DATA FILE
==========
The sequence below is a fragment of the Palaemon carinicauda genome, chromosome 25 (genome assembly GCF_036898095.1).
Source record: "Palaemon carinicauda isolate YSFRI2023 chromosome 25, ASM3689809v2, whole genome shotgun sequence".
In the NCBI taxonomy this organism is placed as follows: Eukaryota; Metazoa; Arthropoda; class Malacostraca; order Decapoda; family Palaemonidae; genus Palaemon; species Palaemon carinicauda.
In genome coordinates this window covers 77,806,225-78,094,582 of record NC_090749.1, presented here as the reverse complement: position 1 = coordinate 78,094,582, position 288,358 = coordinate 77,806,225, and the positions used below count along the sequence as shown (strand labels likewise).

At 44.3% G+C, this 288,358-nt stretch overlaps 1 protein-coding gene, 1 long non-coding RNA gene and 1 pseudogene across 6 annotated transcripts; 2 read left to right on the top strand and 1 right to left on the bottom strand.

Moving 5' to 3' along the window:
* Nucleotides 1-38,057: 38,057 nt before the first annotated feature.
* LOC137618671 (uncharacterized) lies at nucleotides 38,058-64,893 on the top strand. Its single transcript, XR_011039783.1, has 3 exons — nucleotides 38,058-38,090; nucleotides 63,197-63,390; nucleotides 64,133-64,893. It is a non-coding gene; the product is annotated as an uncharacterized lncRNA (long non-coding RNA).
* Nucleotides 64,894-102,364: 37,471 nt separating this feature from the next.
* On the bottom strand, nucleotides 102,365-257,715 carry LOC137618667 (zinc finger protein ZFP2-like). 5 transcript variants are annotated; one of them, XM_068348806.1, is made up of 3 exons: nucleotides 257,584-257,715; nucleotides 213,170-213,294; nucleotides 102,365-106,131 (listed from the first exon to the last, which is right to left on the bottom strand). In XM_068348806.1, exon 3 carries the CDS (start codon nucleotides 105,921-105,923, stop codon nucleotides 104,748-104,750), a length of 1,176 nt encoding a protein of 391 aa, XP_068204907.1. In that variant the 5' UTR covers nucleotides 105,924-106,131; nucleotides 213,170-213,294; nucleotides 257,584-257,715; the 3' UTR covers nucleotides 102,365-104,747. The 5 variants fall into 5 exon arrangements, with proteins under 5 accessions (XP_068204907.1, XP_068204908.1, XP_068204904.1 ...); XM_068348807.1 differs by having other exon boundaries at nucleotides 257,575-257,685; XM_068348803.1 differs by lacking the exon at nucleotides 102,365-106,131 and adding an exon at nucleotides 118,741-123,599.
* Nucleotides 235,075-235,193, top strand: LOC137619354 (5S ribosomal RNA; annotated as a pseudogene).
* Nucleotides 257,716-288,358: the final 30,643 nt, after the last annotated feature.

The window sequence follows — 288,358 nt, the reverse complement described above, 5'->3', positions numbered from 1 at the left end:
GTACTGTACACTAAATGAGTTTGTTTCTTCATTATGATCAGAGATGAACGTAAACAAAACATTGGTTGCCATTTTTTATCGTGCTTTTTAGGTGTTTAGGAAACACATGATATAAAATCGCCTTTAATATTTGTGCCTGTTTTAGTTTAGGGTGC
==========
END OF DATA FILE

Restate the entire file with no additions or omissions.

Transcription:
The sequence below is a fragment of the Palaemon carinicauda genome, chromosome 25 (genome assembly GCF_036898095.1).
Source record: "Palaemon carinicauda isolate YSFRI2023 chromosome 25, ASM3689809v2, whole genome shotgun sequence".
In the NCBI taxonomy this organism is placed as follows: Eukaryota; Metazoa; Arthropoda; class Malacostraca; order Decapoda; family Palaemonidae; genus Palaemon; species Palaemon carinicauda.
In genome coordinates this window covers 77,806,225-78,094,582 of record NC_090749.1, presented here as the reverse complement: position 1 = coordinate 78,094,582, position 288,358 = coordinate 77,806,225, and the positions used below count along the sequence as shown (strand labels likewise).

At 44.3% G+C, this 288,358-nt stretch overlaps 1 protein-coding gene, 1 long non-coding RNA gene and 1 pseudogene across 6 annotated transcripts; 2 read left to right on the top strand and 1 right to left on the bottom strand.

Moving 5' to 3' along the window:
* Nucleotides 1-38,057: 38,057 nt before the first annotated feature.
* LOC137618671 (uncharacterized) lies at nucleotides 38,058-64,893 on the top strand. Its single transcript, XR_011039783.1, has 3 exons — nucleotides 38,058-38,090; nucleotides 63,197-63,390; nucleotides 64,133-64,893. It is a non-coding gene; the product is annotated as an uncharacterized lncRNA (long non-coding RNA).
* Nucleotides 64,894-102,364: 37,471 nt separating this feature from the next.
* On the bottom strand, nucleotides 102,365-257,715 carry LOC137618667 (zinc finger protein ZFP2-like). 5 transcript variants are annotated; one of them, XM_068348806.1, is made up of 3 exons: nucleotides 257,584-257,715; nucleotides 213,170-213,294; nucleotides 102,365-106,131 (listed from the first exon to the last, which is right to left on the bottom strand). In XM_068348806.1, exon 3 carries the CDS (start codon nucleotides 105,921-105,923, stop codon nucleotides 104,748-104,750), a length of 1,176 nt encoding a protein of 391 aa, XP_068204907.1. In that variant the 5' UTR covers nucleotides 105,924-106,131; nucleotides 213,170-213,294; nucleotides 257,584-257,715; the 3' UTR covers nucleotides 102,365-104,747. The 5 variants fall into 5 exon arrangements, with proteins under 5 accessions (XP_068204907.1, XP_068204908.1, XP_068204904.1 ...); XM_068348807.1 differs by having other exon boundaries at nucleotides 257,575-257,685; XM_068348803.1 differs by lacking the exon at nucleotides 102,365-106,131 and adding an exon at nucleotides 118,741-123,599.
* Nucleotides 235,075-235,193, top strand: LOC137619354 (5S ribosomal RNA; annotated as a pseudogene).
* Nucleotides 257,716-288,358: the final 30,643 nt, after the last annotated feature.

The window sequence follows — 288,358 nt, the reverse complement described above, 5'->3', positions numbered from 1 at the left end:
GTACTGTACACTAAATGAGTTTGTTTCTTCATTATGATCAGAGATGAACGTAAACAAAACATTGGTTGCCATTTTTTATCGTGCTTTTTAGGTGTTTAGGAAACACATGATATAAAATCGCCTTTAATATTTGTGCCTGTTTTAGTTTAGGGTGC